Die schöne Müllerin is a big span of music to listen to, but I feel that in a good performance, you’re taken on a journey, both by the pianist and the singer. And with the translation, it should be possible to really follow what is going on. If it’s done well, and you allow the music to speak for itself—really, really speak, with its great skill and communication—I think that it is absolutely as powerful as any experience you can have.

“I don’t want people to come away and say, ‘Oh, Mark Padmore was amazing,’ so much as, ‘God, this music—I’ve never heard any music like that. I’ve never realized what a great piece it was.’ “That, I think, is the biggest compliment that can be paid.”

Barbara Sealock writes about classical music for periodicals and classical music websites

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Sunday, February 15, 2009

Rosenkavalier in Paris - February 4, 2009

A rare Parisian standing ovation paid tribute to the starry assembly of voices for Richard Strauss' most popular opera, Der Rosenkavalier. When Christian Thielemann, the Munich Philharmonic's music director, spoke of "a galactic cast," he was using only a measure of hyperbole. With fewer gold-standard artists and more world stages chasing them, it is not easy to get so many in one spot at one time. Oddly enough the main draw, mega-star Renée Fleming as the Marschallin, made the fewest waves as the evening progressed. It was the conductor's night to shine.

Assembled for three staged performances and a HD video recording while opening the Winter season in Baden-Baden, the troupe travelled to Paris' Théâtre des Champs-Elysées for a single concert version on February 4, witnessed by this writer, with a final concert performance in Munich a few days later. In Baden-Baden, one of the rich legacy of productions from the late producer Herbert Werneke, seen in Paris and Salzburg, was re-staged for the occasion.

Fleming, while her trademark golden tones were in plentiful supply, never seemed to occupy the role of the princess facing painful transitions and the arch of Strauss' musical line was only hinted at. The French mezzo Sophie Koch's Octavian, however, was detailed and opulent and her portrait of the young knight was full of blossoming life. The Second Act duet between Octavian and Sophie, sung radiantly by no less than soprano Diana Damrau, was, for many, the highlight of the evening. There were special discoveries in the secondary roles. Soprano Irmgard Vislmaier as the maid, Marianne, made surprising impact even next to Damrau. The rich baritone of veteran, Franz Grundheber, now over 70, made Faninal sound ageless but still could not erase my memories of Derek Hammond-Stroud's definitive rendering of this role.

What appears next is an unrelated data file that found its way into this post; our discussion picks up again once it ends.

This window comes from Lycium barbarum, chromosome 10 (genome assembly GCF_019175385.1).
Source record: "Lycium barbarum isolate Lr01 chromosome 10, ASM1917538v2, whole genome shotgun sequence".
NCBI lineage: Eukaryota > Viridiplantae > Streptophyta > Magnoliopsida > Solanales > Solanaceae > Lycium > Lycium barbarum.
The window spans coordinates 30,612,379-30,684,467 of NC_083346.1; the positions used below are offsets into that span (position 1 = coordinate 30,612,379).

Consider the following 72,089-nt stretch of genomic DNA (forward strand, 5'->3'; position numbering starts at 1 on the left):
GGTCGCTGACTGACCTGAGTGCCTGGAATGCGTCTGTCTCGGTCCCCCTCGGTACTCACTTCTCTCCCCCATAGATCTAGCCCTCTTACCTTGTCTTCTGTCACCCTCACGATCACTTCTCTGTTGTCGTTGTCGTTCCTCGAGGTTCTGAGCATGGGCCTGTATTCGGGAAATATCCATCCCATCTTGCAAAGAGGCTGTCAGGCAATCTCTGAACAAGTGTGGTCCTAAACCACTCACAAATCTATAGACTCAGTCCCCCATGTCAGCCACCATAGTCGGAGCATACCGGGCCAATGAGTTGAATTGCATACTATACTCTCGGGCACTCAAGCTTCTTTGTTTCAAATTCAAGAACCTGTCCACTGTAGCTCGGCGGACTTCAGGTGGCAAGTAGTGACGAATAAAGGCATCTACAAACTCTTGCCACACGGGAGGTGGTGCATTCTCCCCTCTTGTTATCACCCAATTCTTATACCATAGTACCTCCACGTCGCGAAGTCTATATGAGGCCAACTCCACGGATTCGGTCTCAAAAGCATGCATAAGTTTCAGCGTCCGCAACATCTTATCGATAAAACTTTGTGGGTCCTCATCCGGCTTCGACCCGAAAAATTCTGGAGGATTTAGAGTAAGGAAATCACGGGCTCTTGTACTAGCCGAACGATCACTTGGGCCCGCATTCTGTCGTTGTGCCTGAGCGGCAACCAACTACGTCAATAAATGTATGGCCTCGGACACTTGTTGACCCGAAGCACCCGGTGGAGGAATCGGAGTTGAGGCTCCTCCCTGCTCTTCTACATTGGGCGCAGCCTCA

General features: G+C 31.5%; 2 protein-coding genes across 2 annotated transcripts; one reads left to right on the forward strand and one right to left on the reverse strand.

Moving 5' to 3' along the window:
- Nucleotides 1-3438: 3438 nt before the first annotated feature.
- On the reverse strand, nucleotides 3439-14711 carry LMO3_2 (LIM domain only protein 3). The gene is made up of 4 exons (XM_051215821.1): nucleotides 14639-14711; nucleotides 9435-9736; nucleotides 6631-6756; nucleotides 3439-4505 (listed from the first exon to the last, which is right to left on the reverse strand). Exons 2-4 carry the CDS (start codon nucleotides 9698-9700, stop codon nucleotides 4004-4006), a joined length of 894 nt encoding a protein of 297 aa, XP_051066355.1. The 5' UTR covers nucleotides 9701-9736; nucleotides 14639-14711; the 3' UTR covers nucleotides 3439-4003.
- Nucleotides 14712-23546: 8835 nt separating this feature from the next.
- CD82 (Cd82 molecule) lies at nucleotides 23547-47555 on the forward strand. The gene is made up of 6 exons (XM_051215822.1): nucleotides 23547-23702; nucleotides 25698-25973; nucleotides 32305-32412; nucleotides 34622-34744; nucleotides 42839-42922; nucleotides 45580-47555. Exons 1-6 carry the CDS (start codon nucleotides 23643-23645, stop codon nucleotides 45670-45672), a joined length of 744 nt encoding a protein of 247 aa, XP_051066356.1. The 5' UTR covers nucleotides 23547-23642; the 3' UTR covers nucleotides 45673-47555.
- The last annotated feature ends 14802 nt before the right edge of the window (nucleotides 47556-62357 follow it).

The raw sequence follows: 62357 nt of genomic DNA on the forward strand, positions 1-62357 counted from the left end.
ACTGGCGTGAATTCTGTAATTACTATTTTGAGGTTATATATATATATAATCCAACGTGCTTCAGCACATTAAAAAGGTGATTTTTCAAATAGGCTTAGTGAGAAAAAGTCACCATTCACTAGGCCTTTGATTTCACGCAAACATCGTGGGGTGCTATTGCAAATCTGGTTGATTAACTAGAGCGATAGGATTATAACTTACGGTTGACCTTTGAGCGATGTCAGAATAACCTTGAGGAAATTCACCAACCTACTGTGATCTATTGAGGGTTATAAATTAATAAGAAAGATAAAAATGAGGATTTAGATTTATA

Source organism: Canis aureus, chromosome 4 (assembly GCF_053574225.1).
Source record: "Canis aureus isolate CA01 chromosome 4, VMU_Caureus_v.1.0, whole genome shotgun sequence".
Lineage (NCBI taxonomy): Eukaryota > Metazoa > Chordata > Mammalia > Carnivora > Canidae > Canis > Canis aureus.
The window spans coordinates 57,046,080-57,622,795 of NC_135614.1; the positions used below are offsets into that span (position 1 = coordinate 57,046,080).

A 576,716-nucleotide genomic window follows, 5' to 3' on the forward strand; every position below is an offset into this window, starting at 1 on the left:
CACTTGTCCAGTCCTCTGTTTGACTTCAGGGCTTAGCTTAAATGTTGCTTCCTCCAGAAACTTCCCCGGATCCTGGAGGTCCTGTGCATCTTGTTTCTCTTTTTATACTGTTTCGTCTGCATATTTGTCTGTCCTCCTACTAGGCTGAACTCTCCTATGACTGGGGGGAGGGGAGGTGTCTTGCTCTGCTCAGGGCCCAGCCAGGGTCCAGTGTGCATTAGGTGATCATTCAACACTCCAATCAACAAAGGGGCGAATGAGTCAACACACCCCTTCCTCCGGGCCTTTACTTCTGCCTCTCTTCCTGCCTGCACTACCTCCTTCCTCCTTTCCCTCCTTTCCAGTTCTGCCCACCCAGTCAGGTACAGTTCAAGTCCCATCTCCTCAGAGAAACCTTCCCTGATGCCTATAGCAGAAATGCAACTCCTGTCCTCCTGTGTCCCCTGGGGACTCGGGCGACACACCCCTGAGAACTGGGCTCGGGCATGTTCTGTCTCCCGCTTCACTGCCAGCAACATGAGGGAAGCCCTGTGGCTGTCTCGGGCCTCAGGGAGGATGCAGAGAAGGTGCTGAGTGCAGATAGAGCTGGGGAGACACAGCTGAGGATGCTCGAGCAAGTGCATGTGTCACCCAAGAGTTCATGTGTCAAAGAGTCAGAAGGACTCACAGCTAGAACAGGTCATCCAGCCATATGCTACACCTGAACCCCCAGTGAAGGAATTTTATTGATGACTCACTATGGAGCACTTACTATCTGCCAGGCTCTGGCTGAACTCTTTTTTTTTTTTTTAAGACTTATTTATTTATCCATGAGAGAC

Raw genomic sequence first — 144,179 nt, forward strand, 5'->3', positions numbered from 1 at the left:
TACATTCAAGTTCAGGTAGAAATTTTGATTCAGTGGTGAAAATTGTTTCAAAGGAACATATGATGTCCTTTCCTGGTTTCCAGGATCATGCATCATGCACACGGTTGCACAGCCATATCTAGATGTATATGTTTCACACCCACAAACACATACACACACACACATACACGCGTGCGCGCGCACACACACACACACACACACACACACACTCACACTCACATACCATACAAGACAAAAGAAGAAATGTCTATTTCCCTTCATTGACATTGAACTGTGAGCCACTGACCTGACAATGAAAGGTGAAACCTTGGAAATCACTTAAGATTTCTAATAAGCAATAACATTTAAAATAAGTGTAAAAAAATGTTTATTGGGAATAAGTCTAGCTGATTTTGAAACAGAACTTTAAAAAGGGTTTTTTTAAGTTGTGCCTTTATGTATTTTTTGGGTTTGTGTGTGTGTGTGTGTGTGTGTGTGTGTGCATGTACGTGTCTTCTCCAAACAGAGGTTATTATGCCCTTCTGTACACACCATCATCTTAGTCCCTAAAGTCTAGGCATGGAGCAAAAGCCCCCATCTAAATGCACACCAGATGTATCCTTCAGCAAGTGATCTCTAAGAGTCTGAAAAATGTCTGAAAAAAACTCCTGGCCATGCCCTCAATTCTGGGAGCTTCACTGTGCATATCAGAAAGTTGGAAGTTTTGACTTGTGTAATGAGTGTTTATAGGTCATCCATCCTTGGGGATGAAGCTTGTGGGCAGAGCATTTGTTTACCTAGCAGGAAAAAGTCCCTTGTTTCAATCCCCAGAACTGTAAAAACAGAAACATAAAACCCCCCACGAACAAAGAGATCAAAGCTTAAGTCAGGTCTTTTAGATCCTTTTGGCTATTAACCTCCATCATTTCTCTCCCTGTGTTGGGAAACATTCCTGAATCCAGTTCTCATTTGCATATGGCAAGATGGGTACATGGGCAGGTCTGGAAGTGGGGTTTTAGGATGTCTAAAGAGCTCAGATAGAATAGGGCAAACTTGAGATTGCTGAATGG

The baritone Franz Hawlata sings his Lerchenau-lite so often he probably gets mail in the Baron's name. His lower register lacks warmth or weight when needed - which is rather often in this role - and fails to satisfy, however intelligent the delivery. The Italian Singer, in keeping with the "galactic" level, was no less than Ramon Vargas whose aria was delivered with such easy Italianate elegance that only Luciano Pavarotti could rank above it in my memory. As Annina, star mezzo Jane Henschel was clearly having fun as was her Valzacci, tenor Wolfgang Ablinger-Sperrhake. The Philharmonia Chorus of Vienna helped out as did, in the final scene, The Children's Chorus of the Helmholtz School in Karlsruhe.

Near the top of most "favorite orchestra" lists, the Munich Philharmonic was, this night, a master ensemble with a singleness of purpose, rich sound and the sensitive interaction characteristic of the great orchestras. Playing with ardor and technical brilliance, you could even hear a touch of classic Viennese Schlamperei. This word, which is best translated as "sloppiness" describes the loose, familiar playing of a typical Viennese orchestra. It could even have been a soupçon too much during the mighty sounds of the "Presentation of the Rose." Otherwise, the passion between conductor, orchestra and singers, all carefully balanced, in bringing this score to life was always vivid in the hall. Christian Thielemann, now just 50, is regarded as a leading Strauss interpreter and the sheer musicality he can draw from the orchestra makes any appearance in your city an event not to be missed. It is easy to imagine audience members holding on to the memory of this evening for years to come.

- Frank Cadenhead